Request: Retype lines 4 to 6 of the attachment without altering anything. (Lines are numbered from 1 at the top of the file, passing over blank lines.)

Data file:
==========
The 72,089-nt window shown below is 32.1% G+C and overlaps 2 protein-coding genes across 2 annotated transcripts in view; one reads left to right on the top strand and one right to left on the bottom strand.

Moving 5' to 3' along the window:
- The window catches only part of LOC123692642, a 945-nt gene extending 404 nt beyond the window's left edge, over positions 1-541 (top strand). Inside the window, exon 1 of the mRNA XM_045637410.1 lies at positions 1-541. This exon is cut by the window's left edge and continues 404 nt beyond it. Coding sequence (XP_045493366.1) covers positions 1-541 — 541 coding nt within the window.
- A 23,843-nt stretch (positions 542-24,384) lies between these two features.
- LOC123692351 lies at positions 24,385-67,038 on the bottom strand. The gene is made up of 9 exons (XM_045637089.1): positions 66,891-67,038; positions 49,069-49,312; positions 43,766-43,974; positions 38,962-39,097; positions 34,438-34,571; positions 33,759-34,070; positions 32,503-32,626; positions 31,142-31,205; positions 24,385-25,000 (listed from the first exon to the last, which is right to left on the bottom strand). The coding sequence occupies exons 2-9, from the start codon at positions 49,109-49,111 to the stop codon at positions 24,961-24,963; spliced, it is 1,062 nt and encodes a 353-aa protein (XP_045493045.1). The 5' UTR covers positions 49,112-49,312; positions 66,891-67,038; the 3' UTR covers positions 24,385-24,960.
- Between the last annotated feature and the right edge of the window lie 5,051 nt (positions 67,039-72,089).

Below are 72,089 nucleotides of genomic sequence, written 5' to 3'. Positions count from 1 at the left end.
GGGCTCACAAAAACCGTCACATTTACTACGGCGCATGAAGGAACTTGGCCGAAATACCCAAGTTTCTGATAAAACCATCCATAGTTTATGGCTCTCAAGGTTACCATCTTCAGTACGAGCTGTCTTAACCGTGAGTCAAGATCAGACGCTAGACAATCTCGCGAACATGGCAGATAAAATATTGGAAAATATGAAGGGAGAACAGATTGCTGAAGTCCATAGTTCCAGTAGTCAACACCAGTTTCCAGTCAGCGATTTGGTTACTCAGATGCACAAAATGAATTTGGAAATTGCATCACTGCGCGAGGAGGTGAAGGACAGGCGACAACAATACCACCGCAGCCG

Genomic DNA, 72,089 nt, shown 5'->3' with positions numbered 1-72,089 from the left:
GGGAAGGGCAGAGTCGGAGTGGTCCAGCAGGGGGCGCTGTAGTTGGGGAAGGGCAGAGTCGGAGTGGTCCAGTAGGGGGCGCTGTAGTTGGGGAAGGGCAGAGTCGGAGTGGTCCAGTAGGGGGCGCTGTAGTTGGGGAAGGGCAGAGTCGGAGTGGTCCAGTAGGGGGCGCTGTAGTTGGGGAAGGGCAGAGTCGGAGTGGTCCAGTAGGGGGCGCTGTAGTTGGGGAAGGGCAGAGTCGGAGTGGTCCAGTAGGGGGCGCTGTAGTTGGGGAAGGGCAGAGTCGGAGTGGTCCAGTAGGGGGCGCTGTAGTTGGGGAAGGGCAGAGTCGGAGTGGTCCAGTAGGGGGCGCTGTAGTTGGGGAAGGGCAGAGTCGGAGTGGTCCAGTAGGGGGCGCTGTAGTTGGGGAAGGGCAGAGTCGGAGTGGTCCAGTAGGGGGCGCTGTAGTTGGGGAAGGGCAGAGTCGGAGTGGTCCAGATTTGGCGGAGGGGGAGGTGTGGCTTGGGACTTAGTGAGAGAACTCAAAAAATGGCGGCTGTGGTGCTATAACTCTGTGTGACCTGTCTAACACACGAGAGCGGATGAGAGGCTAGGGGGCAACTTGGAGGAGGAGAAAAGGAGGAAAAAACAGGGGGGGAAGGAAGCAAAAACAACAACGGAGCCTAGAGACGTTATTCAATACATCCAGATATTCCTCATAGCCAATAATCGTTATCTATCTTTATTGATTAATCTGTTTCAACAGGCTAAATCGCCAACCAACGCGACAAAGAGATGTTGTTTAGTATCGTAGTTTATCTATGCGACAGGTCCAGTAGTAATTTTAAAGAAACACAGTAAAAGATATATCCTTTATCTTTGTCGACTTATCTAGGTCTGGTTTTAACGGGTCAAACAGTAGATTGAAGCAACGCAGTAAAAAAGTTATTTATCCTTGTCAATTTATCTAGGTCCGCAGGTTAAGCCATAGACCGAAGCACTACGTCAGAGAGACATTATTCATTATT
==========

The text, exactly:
- A 23,843-nt stretch (positions 542-24,384) lies between these two features.
- LOC123692351 lies at positions 24,385-67,038 on the bottom strand. The gene is made up of 9 exons (XM_045637089.1): positions 66,891-67,038; positions 49,069-49,312; positions 43,766-43,974; positions 38,962-39,097; positions 34,438-34,571; positions 33,759-34,070; positions 32,503-32,626; positions 31,142-31,205; positions 24,385-25,000 (listed from the first exon to the last, which is right to left on the bottom strand). The coding sequence occupies exons 2-9, from the start codon at positions 49,109-49,111 to the stop codon at positions 24,961-24,963; spliced, it is 1,062 nt and encodes a 353-aa protein (XP_045493045.1). The 5' UTR covers positions 49,112-49,312; positions 66,891-67,038; the 3' UTR covers positions 24,385-24,960.
- Between the last annotated feature and the right edge of the window lie 5,051 nt (positions 67,039-72,089).